Saint Mary-of-the-Woods College founder. America’s 8th Saint.
Saint Mother Theodore Guerin’s strength, determination and philosophy can be found in every brick, stone and heart on the Saint Mary-of-the-Woods College campus to this day. A woman of courage and faith, Guerin left her home and everyone she held dear to follow God’s call in a new, uncharted territory. In this new place, she founded an academy which continues her mission today. To the students on campus, she is simply, “Mama Teddy.”
Born Anne-Therese Guerin on October 2, 1798, in the village of Etables-sur-Mer in Brittany, France, she took her First Communion at age 10, two years earlier than was custom. Even at that young age, Anne-Therese knew her calling. She imparted to the priest, on the day of her First Communion, that she had a desire to enter into a religious community.
While Anne-Therese was eager to begin her life’s mission, it was not to be. Tragedy struck her family when she was only 15, when bandits killed her father. Her mother, who had already lost two children, fell into a deep depression, and Anne-Therese became the caretaker for her mother and sister. When she asked for her mother’s blessing to join a religious order at the age of 20, her mother denied, not wanting to lose Anne-Therese as well. Five years later, however, her mother acknowledged Anne-Therese’s devotion, allowing her to leave.
Anne-Therese entered the Sisters of Providence of Ruille-sur-Loir and was given the religious name Sister St. Theodore. She took her first vows on September 8, 1825, and perpetual vows on September 5, 1831. Her first mission was to teach at Preuilly-sur-Claise. She also taught at St. Aubin parish school in Rennes and in Soulaines in the Diocese of Angers. It was during this time that she received a medal for her teaching from the inspector for the Academy of Angers.
As newly ordained bishop of the Diocese of Vincennes, Indiana, one of Celestine Guynemer de la Hailandiere’s first actions was to request the Sisters of Providence of Ruille-sur-Loir to send a group of sisters to minister in Vincennes. At the recommendation of the superior general of the Sisters of Providence, Sister St. Theodore agreed to lead the mission.
In 1840, Sister St. Theodore and five other Sisters of Providence left their convent in France on a journey to Indiana to establish an academy for young women. During the 40 days of the stormy ocean crossing, they were robbed of a good portion of the money meant to finance the rest of their trip. They arrived in New York and traveled half a continent by train, canal, stagecoach and ferry in a foreign land where they could barely speak the language. Finally, on Oct 22, 1840, more than three months after leaving France, the women crossed the Wabash River.
In the spirit of true adventurers, Mother Theodore’s journal indicates that the source of their initial disappointment upon arrival was not that they had no home, but that they did not know where they would find students. Despite this uncertainty, students came to them seeking an education even before the College’s first buildings were erected.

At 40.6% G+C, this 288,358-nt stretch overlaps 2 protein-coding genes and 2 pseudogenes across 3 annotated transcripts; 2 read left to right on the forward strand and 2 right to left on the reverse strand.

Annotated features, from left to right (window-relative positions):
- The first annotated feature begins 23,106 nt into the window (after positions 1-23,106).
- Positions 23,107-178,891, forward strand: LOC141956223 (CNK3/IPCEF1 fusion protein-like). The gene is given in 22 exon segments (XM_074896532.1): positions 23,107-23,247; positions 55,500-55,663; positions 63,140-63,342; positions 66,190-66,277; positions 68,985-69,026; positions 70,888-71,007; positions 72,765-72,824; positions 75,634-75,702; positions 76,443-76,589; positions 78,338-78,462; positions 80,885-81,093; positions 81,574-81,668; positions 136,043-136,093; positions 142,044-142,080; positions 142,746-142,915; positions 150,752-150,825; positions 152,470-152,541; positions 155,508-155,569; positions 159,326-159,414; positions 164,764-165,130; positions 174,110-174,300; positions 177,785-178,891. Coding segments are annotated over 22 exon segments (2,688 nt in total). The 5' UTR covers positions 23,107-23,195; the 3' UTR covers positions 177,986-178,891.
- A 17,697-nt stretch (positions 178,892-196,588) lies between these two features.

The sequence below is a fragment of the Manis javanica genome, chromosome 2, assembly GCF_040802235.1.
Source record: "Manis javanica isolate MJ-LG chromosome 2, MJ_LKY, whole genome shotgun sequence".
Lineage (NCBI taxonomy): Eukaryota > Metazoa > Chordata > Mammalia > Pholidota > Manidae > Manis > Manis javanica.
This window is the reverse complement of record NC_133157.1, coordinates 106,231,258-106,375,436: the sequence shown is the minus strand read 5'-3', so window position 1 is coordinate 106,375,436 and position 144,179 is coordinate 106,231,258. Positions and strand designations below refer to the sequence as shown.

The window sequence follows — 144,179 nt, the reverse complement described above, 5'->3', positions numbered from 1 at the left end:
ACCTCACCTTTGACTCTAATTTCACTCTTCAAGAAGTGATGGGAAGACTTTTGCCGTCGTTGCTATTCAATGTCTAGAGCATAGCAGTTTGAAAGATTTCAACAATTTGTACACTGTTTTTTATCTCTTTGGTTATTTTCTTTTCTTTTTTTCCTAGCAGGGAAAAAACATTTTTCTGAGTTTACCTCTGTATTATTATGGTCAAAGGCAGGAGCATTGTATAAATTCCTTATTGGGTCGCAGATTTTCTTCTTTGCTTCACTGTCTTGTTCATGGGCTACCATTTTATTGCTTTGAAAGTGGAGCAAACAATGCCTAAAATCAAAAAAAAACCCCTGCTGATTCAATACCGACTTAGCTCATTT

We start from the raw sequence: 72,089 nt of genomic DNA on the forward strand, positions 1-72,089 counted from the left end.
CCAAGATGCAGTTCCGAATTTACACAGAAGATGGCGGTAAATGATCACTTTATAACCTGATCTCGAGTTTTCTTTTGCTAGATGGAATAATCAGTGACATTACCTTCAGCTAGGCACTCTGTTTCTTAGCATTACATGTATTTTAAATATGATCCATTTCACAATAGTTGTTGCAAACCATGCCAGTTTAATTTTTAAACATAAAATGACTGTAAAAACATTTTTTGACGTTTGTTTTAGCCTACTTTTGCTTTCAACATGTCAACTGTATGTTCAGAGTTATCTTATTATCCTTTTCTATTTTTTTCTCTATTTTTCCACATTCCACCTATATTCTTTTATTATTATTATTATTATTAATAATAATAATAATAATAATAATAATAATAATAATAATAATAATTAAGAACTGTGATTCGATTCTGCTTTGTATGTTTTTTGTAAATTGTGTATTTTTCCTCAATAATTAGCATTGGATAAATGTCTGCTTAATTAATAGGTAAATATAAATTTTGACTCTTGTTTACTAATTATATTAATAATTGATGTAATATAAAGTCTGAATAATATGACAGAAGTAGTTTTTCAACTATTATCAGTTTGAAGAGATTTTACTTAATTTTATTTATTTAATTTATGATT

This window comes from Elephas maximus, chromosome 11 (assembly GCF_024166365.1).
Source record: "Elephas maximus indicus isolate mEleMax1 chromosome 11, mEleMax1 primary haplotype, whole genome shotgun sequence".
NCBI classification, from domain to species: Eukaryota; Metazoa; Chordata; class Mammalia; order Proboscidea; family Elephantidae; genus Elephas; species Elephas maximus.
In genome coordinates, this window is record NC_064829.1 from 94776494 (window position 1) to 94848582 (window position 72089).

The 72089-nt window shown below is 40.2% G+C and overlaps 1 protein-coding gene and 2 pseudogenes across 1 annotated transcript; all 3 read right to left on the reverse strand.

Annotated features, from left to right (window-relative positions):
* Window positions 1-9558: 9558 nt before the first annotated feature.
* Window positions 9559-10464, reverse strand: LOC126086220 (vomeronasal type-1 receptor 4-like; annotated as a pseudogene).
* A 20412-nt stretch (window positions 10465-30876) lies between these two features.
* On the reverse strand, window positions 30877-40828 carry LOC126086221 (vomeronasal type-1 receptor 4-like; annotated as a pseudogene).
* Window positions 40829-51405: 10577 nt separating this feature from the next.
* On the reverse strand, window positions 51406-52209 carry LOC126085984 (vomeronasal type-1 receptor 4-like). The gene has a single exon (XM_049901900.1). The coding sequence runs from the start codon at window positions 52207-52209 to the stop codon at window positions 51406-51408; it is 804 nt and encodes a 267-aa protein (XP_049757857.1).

For more than a decade, from 1841 to 1852, this Academy was the only Catholic boarding school for girls in Indiana. In 1846, Saint Mary-of-the-Woods College was granted the first charter for the higher education of women in the state of Indiana. Mother Theodore also established parish schools at Jasper, St. Peter’s, Vincennes, Madison, Fort Wayne, Evansville, Lanesville, Columbus and Terre Haute, Ind., and St. Francisville, Ill., along with two orphanages in Vincennes.
Mother Theodore was a skilled businesswoman and leader, qualities that SMWC students continue to embody today. The Sisters of Providence congregation had grown to 67 members, nine novices and seven postulants by the time of her death in 1856.
Mother Theodore died at age 57 on May 14, 1856, after a period of illness, but her story does not end there.
Over 50 years later, in 1907, Bishop Francis Silas Chatard, the first bishop of the Diocese of Indianapolis, requested that the body of Mother Theodore be exhumed for examination after hearing about her extraordinary life and service. When the body was exhumed, the brain was found perfectly intact. This discovery led to Chatard introducing the Cause for Canonization. In order to be canonized a saint, two miracles must be attributed.
The first miracle attributed of Mother Theodore occurred in 1908, when Sister of Providence Mary Theodosia Mug prayed for another sister at Guerin’s tomb. Mary Theodosia Mug had a large abdominal tumor and when she awoke the next day, she herself was healed.
The second miracle attributed to Mother Theodore occurred in 2001, when Sister of Providence facilities management employee Phil McCord prayed to Guerin for strength to undergo surgery for his deteriorating eyesight. The next morning, his vision was restored and his eye now only needed minor laser treatment to remove old tissue.
Mother Theodore Guerin was beatified by Pope John Paul II in October 1998 and canonized a saint of the Roman Catholic church on October 15, 2006, by Pope Benedict XVI.
Today, current students and alums of SMWC hold Saint Mother Theodore Guerin close to their hearts. They are a part of her legacy, and she is a part of them.